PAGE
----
School of Advanced Communications Technologies

Full price: £1155
Earlybird price: £1035

27 - 28 Nov
London (Register)
23 - 24 Apr
London (Register)

Smart Cities


Early Bird Discount: Register by 29 October – save £120

With the majority of the world’s population set to live and work in Megacities or large metropolitan urban areas, there is urgent need to solve a range of pressing issues, from sanitation and transport, to increasing the effectiveness of education and commerce.

Extensive progress in connectivity, big data, and control algorithms has enabled a whole range of systems and solutions to be developed as part of “Smart City”, “Future City” or “Sustainable City” projects. However, a city can only be considered “Smart” when the right systems are deployed in a coordinated framework; a single or integrated infrastructure; the systems are used effectively and appropriately for the benefit of the citizens and businesses; and when the use, infrastructure and data is safeguarded appropriately.

This workshop looks at the systems, frameworks, control mechanisms, and technologies behind Smart City initiatives, as well as the opportunities, ecosystems, and the global community behind much of the progress. Case studies are used extensively to illustrate and analyse the requirements, as well as the dangers (and associated safeguarding mechanisms). Standardisation, benchmarking and the role of the different players within the various ecosystems are explored, including the role and opportunities for leading and coordinating specific elements of the overall system.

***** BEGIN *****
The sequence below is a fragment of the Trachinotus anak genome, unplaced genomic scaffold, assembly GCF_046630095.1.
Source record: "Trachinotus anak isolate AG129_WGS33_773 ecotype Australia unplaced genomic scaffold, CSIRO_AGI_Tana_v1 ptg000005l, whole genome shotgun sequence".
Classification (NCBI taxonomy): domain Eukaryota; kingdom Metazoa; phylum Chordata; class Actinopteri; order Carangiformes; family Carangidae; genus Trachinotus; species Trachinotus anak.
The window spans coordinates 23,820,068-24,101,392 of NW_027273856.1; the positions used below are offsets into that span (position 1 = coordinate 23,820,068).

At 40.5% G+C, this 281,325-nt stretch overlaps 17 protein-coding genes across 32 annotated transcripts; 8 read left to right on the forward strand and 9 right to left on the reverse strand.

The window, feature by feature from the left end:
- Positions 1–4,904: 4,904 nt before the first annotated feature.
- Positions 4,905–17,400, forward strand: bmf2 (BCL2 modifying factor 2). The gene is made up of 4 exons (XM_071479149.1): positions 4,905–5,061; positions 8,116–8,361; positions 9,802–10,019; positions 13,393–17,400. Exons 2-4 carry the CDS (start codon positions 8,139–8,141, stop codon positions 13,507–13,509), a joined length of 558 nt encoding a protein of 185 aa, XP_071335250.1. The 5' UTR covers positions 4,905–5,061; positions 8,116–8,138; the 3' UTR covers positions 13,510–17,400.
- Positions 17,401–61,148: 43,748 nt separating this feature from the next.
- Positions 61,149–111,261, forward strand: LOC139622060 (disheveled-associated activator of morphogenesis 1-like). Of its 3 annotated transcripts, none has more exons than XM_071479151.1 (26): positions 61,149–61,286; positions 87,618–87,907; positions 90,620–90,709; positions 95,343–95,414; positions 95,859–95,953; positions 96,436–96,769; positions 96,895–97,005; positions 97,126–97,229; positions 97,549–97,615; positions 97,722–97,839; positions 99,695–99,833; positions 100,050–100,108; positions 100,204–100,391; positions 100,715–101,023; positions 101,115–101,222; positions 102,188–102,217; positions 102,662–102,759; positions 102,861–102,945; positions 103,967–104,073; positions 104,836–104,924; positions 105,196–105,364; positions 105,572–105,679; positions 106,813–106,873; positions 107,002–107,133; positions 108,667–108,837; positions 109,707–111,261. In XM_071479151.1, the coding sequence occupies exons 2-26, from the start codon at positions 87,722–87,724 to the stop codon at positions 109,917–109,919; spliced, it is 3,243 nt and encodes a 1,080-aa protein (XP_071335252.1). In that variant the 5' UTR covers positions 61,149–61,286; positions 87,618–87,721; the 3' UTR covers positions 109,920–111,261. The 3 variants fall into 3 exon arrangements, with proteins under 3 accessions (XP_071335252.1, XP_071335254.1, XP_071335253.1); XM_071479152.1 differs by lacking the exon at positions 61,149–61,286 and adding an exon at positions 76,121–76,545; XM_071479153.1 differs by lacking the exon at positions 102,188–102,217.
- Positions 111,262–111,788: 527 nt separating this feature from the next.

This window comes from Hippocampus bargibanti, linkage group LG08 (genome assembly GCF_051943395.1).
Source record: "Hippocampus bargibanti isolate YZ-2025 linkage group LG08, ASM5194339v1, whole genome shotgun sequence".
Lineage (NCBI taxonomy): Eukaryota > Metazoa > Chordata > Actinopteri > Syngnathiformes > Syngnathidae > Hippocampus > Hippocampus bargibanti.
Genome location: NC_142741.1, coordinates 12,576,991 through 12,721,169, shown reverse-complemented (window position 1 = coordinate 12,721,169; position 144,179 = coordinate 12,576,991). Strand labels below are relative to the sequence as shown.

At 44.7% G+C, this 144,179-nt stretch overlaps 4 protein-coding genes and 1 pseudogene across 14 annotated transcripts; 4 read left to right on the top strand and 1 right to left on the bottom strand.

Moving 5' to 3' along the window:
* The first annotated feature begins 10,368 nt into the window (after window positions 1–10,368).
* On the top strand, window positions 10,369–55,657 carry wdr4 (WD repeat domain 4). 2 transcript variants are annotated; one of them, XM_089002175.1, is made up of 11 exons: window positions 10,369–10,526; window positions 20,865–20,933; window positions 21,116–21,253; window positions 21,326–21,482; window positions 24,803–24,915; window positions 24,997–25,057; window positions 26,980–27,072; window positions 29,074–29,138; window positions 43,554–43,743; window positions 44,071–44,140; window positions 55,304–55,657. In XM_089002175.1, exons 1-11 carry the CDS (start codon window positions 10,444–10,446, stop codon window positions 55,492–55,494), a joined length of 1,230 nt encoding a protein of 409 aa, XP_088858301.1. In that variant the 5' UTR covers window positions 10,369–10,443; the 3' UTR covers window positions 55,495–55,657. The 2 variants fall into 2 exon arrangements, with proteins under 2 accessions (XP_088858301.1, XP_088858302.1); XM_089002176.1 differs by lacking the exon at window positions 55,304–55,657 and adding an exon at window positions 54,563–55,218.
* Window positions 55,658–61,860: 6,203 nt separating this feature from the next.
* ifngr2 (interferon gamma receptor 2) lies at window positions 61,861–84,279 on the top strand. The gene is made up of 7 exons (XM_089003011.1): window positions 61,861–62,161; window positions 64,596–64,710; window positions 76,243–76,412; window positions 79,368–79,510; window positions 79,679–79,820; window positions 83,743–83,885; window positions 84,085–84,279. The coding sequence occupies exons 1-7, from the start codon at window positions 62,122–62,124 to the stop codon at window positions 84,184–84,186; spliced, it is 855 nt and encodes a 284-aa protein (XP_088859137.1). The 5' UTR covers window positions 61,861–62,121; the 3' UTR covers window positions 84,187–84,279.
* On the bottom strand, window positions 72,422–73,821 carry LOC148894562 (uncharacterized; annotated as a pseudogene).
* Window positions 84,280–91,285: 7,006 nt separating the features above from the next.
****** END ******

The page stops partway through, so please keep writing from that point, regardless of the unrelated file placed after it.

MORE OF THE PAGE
Outcomes and Competency Development

Participants will develop or be able to:

  • Effectively assess issues and problems that need to be solved by technology and smart city initiatives
  • Evaluate business opportunities within different types of Smart, Future and Sustainable City project
  • Contribute much more effectively to strategic debate and agenda setting both within their own organisation and within Smart City projects and ecosystems
  • Identify and debate the key technologies available, including their benefits and features – and their likely impact on key issues such as security, safety, cost, standardisation and future development
  • Assess implementation options and technology requirements for Smart City systems and solutions
  • Develop solutions in a more holistic way, identifying where value can be created for businesses, citizens and city authorities, and (where appropriate), where that value can and should be monetized
  • Make decisions on technology implementation and procurement that are commercially viable, minimise risk, and in line with the strategy and goals of the wider organization and ecosystem